Evidence-based medicine (EBM) integrates (1) individual clinical expertise, (2) the best current research evidence that is clinically relevant and patient-oriented, and (3) patient preferences, concerns and expectations, into the decision-making process.
Explore This IssueApril 2007
Clinical trials, the source of evidence for EBM, are assigned levels of evidence determined by the type and quality of the study. These levels of evidence (1 to 5, 1 being the best) are then tied to grades of recommendation (a, b, c, d). Level 1a, a randomized controlled trial, has become the gold standard for judging whether there is a clear benefit to the treatment and if it should be recommended for patients with similar conditions.
We are seeing a growing number of physicians who understand how research from clinical trials supports their treatment decisions, thus improving their practices and patient care, said David L. Witsell, MD, MHS, Director of Clinical Trials for the Department of Surgery at Duke University Medical Center and Medical Director for the Research Department of the American Association of Otolaryngology-Head and Neck Surgery Foundation (AAO-HNS/F).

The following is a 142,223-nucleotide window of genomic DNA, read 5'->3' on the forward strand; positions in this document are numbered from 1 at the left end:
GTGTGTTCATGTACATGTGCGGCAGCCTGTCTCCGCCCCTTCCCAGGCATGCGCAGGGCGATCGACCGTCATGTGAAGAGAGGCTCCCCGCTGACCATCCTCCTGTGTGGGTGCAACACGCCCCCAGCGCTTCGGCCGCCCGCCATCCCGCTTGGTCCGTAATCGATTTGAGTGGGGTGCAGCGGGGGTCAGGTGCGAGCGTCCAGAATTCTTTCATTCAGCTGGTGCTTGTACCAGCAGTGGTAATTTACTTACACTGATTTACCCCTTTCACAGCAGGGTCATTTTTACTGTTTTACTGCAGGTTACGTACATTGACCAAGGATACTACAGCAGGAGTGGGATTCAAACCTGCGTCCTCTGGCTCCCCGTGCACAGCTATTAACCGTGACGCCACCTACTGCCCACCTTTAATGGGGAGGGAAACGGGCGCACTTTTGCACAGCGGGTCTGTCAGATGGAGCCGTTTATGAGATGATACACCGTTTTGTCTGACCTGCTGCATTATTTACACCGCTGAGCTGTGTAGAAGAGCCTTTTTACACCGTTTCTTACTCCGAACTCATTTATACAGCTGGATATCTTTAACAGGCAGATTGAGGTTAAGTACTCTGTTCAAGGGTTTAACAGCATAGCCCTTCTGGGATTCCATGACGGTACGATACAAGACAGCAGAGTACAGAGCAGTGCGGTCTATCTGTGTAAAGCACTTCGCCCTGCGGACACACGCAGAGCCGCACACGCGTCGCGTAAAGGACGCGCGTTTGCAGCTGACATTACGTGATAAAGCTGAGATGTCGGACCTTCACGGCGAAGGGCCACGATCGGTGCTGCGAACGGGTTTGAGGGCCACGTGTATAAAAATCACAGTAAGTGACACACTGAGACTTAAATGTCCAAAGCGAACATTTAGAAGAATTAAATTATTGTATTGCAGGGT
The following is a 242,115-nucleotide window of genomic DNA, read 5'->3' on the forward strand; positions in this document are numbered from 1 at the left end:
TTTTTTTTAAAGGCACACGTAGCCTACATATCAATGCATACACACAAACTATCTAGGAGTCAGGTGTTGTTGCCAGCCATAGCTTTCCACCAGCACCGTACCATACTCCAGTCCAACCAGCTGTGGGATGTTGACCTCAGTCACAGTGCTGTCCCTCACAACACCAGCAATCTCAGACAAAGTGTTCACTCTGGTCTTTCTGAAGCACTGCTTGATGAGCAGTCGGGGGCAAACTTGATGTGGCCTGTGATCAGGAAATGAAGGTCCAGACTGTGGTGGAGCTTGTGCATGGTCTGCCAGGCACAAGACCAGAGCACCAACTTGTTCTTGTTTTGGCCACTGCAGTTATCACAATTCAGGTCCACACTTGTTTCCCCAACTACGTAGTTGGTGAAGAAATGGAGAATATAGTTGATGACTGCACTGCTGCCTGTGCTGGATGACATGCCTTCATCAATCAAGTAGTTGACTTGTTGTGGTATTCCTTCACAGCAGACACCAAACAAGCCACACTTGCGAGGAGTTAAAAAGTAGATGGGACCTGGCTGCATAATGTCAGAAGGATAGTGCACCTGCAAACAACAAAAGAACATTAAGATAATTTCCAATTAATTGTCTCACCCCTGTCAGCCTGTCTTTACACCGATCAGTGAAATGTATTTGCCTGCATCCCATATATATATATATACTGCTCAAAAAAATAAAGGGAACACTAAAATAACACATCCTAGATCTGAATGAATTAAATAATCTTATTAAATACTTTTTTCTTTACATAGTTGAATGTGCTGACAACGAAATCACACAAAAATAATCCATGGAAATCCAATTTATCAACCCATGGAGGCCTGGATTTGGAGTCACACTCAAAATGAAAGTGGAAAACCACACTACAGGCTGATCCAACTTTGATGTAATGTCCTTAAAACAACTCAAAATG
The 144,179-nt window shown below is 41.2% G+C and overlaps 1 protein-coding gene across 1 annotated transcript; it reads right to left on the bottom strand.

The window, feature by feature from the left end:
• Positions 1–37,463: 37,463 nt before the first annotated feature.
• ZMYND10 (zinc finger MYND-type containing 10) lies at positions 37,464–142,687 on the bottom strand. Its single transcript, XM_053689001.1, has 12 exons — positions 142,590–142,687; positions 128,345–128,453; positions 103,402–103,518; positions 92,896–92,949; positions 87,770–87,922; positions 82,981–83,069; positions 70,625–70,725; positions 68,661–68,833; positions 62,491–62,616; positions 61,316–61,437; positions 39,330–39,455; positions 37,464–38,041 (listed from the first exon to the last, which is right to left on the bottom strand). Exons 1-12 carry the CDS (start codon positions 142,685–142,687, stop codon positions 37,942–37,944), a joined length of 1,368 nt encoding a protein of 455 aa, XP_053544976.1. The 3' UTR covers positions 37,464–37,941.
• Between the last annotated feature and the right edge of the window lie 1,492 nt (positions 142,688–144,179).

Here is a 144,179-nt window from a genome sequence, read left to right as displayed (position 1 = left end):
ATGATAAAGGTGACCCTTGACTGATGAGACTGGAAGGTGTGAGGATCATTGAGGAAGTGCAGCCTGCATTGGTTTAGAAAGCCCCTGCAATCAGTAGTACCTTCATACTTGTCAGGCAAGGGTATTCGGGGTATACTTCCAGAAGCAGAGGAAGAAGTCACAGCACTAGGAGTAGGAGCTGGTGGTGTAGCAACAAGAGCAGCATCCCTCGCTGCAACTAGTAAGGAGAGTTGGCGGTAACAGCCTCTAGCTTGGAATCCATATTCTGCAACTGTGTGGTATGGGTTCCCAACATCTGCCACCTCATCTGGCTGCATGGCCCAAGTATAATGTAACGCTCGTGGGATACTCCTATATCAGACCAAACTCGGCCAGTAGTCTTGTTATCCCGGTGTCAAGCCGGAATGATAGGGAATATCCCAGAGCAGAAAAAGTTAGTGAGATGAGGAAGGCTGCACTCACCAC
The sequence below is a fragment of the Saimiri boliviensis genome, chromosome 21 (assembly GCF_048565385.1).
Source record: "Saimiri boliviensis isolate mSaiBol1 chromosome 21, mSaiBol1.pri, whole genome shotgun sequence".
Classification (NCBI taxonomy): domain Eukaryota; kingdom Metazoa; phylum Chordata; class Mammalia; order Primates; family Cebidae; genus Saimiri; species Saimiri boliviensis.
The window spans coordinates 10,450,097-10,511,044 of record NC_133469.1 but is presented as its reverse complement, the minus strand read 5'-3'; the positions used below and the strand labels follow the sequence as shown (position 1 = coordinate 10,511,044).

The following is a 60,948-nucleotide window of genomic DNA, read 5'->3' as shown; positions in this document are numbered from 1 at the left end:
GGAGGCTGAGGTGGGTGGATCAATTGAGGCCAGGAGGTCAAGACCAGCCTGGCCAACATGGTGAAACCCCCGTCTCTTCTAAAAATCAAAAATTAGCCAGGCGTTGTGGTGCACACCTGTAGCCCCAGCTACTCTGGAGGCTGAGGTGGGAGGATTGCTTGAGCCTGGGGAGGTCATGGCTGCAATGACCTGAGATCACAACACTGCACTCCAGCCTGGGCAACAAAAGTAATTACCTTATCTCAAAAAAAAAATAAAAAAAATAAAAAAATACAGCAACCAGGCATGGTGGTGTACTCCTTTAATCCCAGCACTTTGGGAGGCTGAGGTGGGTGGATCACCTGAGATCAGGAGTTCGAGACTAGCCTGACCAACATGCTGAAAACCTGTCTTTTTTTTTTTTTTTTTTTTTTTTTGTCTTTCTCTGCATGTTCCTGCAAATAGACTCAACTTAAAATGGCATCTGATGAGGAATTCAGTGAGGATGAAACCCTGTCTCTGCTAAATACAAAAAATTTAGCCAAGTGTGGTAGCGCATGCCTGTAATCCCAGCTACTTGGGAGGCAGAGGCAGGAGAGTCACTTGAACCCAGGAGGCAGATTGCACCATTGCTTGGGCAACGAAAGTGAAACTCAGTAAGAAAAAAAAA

Although evidence-based research is playing an increasingly important role in the day-to-day practice of otolaryngologists-head and neck surgeons across the country, the level of evidence supporting some common intervention options is uneven and the best evidence available is not known in many cases, according to the AAO-HNS/F.
-Michael G. Stewart, MD, MPH
BEST ENT Network
As a result, the AAO-HNS/F has created the Building Evidence for Successful Treatments in Otolaryngology (BEST ENT) Network (see sidebar), which is a great way for ENTs to learn about evidence-based intervention by participating in evidence-based research, said Dr. Witsell.
Currently, there are more than 330 volunteer otolaryngologists in this network from community, institutional, and academic practices, added Dr. Witsell. Doing these studies in the community is key since that is where the bulk of medicine and surgery is practiced. Positive results from population and community-based research are much more powerful, because they already encompass the variability of the population and the ENT’s surgical skill and clinical decision making.